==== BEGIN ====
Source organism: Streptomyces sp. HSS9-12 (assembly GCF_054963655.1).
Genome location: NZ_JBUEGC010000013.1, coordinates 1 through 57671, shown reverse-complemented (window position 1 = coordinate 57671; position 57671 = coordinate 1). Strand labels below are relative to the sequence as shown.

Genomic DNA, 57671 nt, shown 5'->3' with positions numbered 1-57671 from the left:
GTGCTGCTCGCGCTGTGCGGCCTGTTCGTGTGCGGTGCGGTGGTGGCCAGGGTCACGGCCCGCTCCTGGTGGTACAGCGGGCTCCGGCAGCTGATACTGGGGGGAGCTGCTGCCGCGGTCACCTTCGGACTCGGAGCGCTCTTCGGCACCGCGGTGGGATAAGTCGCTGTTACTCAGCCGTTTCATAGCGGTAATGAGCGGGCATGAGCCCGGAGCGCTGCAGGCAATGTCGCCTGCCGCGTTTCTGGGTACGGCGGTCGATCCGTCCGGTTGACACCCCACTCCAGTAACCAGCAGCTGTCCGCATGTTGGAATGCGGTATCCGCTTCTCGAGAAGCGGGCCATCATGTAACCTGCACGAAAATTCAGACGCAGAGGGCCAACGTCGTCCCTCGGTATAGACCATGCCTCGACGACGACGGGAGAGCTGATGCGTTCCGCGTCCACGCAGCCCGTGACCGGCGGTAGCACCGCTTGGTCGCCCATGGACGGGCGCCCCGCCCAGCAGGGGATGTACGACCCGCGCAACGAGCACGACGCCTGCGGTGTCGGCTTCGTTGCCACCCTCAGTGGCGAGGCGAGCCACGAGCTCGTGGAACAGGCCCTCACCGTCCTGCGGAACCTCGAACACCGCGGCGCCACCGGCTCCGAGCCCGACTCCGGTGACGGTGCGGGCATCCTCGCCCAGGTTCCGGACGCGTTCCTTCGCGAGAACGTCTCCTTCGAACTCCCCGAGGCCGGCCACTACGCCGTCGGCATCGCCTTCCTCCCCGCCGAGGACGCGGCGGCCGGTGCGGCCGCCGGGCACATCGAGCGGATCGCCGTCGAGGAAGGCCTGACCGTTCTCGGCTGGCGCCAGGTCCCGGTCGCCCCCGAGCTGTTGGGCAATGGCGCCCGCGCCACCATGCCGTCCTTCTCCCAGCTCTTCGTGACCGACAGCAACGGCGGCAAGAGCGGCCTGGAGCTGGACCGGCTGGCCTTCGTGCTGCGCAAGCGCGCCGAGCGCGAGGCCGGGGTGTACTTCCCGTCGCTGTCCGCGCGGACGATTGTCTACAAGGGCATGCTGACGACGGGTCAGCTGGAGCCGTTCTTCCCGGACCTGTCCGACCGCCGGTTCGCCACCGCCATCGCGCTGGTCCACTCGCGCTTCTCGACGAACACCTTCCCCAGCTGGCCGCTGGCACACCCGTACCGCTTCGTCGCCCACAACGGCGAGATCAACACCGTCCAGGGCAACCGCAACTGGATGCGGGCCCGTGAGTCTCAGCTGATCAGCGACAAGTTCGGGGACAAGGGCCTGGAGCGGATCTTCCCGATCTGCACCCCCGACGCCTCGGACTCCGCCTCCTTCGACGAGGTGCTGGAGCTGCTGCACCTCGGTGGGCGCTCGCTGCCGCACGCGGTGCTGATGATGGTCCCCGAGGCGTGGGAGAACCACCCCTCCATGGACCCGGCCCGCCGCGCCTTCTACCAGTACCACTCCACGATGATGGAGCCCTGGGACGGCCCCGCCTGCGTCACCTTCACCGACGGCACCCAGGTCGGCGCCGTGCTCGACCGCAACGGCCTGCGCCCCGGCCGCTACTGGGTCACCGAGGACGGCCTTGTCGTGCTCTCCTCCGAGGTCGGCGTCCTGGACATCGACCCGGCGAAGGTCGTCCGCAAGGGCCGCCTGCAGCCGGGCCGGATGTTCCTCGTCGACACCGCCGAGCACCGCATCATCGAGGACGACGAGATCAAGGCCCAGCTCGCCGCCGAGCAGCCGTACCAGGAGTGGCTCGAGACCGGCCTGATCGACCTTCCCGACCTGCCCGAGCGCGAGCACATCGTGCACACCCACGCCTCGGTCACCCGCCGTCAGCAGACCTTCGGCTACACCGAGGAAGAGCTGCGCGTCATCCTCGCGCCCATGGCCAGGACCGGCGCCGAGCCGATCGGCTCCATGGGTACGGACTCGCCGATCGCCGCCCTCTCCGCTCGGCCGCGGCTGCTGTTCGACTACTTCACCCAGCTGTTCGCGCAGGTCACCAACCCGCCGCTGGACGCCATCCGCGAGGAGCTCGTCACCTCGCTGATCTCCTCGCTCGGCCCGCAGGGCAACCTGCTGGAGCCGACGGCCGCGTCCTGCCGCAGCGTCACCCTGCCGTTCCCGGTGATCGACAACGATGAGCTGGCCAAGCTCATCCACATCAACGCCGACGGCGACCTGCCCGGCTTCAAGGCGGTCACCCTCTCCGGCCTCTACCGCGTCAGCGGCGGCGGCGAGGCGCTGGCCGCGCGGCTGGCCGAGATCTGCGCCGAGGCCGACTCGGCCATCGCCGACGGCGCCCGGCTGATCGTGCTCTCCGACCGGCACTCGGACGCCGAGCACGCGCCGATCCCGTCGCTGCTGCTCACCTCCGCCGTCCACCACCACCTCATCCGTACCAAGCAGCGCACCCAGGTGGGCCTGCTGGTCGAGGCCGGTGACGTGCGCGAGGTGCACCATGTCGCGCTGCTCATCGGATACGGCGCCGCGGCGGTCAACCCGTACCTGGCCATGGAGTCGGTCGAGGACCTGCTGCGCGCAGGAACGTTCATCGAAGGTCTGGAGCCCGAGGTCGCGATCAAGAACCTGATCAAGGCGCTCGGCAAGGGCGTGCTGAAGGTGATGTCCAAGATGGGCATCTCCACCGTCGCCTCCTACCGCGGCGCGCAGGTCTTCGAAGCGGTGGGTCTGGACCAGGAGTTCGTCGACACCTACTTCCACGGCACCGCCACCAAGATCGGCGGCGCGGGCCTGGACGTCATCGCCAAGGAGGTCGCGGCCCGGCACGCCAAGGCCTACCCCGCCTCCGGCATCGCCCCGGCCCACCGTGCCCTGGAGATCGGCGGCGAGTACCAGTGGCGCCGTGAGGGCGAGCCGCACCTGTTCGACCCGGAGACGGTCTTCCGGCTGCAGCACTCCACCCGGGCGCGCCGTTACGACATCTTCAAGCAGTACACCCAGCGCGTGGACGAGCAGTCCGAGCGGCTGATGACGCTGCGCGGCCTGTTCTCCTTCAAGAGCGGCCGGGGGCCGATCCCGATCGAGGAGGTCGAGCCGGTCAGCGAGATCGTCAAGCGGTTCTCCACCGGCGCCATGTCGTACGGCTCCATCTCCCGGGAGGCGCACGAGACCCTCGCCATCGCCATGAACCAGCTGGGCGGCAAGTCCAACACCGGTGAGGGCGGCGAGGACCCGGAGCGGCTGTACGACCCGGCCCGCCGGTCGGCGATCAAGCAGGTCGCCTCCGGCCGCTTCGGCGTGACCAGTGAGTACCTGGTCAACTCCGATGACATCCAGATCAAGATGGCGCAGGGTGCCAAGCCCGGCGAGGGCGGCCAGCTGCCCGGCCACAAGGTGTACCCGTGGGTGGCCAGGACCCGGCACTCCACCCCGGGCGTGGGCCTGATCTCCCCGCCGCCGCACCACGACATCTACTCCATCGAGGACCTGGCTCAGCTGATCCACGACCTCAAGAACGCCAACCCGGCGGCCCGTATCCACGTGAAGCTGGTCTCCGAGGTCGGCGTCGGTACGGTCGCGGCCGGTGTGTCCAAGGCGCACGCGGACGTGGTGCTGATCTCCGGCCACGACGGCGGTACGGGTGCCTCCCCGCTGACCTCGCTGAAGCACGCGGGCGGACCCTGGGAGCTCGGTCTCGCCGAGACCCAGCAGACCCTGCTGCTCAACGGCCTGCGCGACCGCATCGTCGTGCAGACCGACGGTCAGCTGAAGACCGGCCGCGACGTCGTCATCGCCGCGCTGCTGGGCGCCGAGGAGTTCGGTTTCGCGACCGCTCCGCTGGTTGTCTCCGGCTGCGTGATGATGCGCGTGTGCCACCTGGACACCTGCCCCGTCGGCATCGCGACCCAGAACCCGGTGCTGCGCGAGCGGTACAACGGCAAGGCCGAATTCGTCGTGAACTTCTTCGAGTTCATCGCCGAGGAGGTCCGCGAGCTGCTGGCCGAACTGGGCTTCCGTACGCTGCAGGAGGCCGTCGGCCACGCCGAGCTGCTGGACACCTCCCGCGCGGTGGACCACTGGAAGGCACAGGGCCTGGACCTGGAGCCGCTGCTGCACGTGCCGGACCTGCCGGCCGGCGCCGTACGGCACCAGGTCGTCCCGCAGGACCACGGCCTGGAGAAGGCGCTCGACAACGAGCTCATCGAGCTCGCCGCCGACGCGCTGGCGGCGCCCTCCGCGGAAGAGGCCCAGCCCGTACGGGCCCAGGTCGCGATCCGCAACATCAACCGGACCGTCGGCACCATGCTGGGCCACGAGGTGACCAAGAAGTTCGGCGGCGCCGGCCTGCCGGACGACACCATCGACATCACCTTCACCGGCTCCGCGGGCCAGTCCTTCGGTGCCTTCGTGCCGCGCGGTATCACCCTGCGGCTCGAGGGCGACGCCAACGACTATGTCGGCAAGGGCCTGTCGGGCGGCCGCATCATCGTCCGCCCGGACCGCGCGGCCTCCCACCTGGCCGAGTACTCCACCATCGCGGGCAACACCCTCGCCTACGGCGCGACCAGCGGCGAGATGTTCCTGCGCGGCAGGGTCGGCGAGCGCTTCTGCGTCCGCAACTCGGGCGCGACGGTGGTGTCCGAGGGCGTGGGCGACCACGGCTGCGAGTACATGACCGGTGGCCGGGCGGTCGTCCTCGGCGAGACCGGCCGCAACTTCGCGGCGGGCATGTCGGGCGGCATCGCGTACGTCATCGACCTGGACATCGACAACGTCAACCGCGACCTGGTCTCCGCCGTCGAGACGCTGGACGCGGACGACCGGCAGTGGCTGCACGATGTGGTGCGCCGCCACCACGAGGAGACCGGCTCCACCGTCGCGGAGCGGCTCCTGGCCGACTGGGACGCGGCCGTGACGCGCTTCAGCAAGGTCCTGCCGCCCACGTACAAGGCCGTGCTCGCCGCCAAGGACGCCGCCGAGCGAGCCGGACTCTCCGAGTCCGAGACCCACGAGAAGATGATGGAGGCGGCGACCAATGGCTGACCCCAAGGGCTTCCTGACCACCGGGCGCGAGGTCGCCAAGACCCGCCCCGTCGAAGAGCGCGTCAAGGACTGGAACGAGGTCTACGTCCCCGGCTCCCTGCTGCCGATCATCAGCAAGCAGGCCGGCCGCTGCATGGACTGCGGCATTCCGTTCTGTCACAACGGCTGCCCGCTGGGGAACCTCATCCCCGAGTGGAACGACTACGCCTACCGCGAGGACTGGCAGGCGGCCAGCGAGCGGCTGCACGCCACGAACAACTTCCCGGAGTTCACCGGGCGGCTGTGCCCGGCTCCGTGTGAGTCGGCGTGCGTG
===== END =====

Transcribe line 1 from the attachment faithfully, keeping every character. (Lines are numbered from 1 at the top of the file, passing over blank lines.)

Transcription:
Source organism: Streptomyces sp. HSS9-12 (assembly GCF_054963655.1).